|
Nevada County Picayune-Times - Prescott, AR
  • Lions learn farming trends

  • The Hope Lions Club learned about all things agricultural Monday from Dr. Terry Kirkpatrick, University of Arkansas Southwest Arkansas Research and Extension professor.
    • email print
      Comment
  • The Hope Lions Club learned about all things agricultural Monday from Dr. Terry Kirkpatrick, University of Arkansas Southwest Arkansas Research and Extension professor.
    Dr. Kirkpatrick is the nematodologist at the UA Southwest Arkansas Research Center in Hope. He applied a wide range of agricultural themes locally.
    Cold frames and high tunnels are two examples of greenhouses,” he said. “The high tunnels extend growing seasons by two to three months. In fact, strawberries are being picked right now.”
    Such techniques are important to local growers attempting to establish local markets.
    The Hope Farmer's Market here in Hope is focused on farm-fresh, locally grown produce,” Kirkpatrick said.
    I've been at the Experiment Station for 30 years and I've seen things change.
    Trees, cows, and chickens were once the main focus of farms for many years. Now, people are expanding their horizons and are diversifying,” he noted. “The trend right now is heirloom vegetables.”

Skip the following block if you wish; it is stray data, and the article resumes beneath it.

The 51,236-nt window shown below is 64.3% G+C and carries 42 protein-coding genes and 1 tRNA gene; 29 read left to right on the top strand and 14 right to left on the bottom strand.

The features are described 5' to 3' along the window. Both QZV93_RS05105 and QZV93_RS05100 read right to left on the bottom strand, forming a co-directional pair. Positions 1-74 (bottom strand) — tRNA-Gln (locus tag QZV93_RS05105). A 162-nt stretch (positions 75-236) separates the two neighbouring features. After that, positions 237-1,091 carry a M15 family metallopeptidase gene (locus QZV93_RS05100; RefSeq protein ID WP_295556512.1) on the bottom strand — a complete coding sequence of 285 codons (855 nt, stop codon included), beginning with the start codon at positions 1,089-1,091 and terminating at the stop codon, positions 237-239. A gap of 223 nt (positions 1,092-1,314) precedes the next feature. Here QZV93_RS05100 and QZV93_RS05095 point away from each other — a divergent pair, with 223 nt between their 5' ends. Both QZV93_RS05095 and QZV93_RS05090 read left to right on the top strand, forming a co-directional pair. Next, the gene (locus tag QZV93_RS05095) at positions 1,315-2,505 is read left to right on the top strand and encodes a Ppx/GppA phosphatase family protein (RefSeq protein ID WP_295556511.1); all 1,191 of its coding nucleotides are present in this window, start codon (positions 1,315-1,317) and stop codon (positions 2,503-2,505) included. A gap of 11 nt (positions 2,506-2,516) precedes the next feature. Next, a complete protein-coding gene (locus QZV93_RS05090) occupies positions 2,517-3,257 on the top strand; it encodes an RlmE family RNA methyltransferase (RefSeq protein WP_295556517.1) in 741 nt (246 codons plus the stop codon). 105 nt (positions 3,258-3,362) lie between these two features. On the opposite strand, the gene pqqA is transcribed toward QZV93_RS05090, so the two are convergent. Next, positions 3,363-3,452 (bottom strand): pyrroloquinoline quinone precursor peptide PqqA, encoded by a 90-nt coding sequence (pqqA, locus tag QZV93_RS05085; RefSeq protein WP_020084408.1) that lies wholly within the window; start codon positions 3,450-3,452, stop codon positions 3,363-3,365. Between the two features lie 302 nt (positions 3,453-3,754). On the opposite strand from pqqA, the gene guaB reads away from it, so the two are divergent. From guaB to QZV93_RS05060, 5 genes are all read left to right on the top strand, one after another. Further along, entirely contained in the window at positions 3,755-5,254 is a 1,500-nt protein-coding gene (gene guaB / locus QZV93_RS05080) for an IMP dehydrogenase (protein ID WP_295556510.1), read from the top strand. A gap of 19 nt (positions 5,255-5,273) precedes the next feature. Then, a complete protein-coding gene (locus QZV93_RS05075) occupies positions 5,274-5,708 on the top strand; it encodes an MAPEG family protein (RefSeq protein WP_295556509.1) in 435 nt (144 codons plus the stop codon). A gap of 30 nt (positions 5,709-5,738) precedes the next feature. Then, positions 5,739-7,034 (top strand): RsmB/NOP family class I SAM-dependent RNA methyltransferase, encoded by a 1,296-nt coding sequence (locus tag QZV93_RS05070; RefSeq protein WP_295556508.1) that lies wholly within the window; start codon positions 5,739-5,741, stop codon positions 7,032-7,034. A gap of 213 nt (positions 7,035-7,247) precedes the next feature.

Watermelon production, an important part of agriculture locally, is also trending to innovations, he said.
    Watermelons are getting smaller because of space in the refrigerator,” Kirkpatrick explained. “Seedless watermelons are becoming more and more popular, also. By having the Watermelon Festival, we are carrying on the tradition of big, heirloom watermelons.”
    The next topic on Kirkpatrick's agenda was honey bees.
    Honey bees are not native to the United States, but they have adapted very well,” he said. “Vegetables such as cucumbers, squash, and watermelons all have to be pollinated by the bees, that is why the beekeepers are so careful when they have hives.
    About 10 years ago, mites got on bees everywhere and virtually wiped them out,” he said. “There is also a condition called 'Sudden Colony Collapse,' which is where the whole colony dies.
    The theory once was that the cause of the collapse was the use of pesticides, but that turned out to be not true,” Kirkpatrick added. “It was found out that nematodes, which live in the soil, were transmitting a virus to the bees and killing them off. This is one of the few instances that viruses can pass from plant to animal, and from animal to plant.”
    Page 2 of 2 - Kirkpatrick told the club of the “The Learning Farm,” which is located near Nashville.
    This farm is providing hands-on experience to farmers and growers in this area,” he said. “We recently pruned muscadine plants, and those who were participating that day really enjoyed themselves. We like to try to teach everyone who is interested in agriculture some of the wisdom that has been passed down to me through the years. That's what I enjoy doing.”

        calendar